February 18, 2019

Is Prada’s New Diversity Council The Answer To Fashion’s Issue With Racism?


Photo: Rex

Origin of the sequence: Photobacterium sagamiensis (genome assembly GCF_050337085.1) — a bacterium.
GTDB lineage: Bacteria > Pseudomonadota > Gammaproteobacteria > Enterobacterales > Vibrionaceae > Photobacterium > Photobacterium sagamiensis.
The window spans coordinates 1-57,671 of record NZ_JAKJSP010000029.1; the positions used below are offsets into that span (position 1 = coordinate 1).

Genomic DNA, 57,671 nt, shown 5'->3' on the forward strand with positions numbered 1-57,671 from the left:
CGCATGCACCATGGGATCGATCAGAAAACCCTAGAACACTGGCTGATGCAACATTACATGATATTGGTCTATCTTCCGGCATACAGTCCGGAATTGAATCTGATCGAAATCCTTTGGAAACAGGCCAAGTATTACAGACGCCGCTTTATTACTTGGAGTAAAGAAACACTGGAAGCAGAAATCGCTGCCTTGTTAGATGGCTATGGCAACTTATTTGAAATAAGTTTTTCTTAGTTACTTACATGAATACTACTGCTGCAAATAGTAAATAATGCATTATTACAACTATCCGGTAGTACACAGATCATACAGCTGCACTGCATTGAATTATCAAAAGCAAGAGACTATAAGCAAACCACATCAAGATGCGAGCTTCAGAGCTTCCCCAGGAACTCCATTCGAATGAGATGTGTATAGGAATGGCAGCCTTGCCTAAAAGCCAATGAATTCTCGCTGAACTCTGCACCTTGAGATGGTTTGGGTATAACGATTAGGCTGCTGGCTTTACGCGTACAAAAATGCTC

Last December, Prada came under fire for selling a series of controversial “Pradamalia” keychains that resembled blackface. Following criticism, the Italian brand withdrew the product and issued a lengthy apology. “They are imaginary creatures not intended to have any reference to the real world and certainly not blackface,” the brand wrote in response to the backlash. “Prada Group never had the intention of offending anyone and we abhor all forms of racism and racist imagery.”Now, this week, the Italian label announced the creation an official Diversity and Inclusion Advisory Council that aims to “elevate voices of color within the company and the fashion industry at large.” The new initiative will be co-chaired by writer, director, and producer Ava DuVernay as well as American artist and activist Theaster Gates.“Prada is committed to cultivating, recruiting, and retaining diverse talent to contribute to all departments of the company,” said Miuccia Prada in a statement. “In addition to amplifying voices of color within the industry we will help ensure that the fashion world is reflective of the world in which we live.” In addition to the initiative, Prada will also offer full scholarships and training programs across the nation and within international Prada offices.“Prada has been my ally in some of the most ambitious artistic projects I’ve done today including the launch of the Black Image Corporation,” said Gates in the statement. “Growing diversity efforts in the company is important to Ava, Miuccia, and I and I am eager to lead the Diversity and Inclusion Advisory Council and achieve meaningful impact throughout the fashion industry,” he added.Gucci announced similar initiatives recently after a similar misstep this month, including launching a full scholarship program to increase diversity within their creative departments. The brand also came under fire for selling a sweater that resembled blackface. Gucci has since apologized and immediately removed the sweater from its online and physical stores amid public outcry. The Italian brand’s CEO, Marco Bizzarri, also met with designer and Gucci collaborator Dapper Dan in Harlem, along with “members of the community” and “industry leaders” according to Dapper Dan’s Instagram post.Now Read: This London University Just Created A Sports Hijab To Encourage Muslim Female Athletes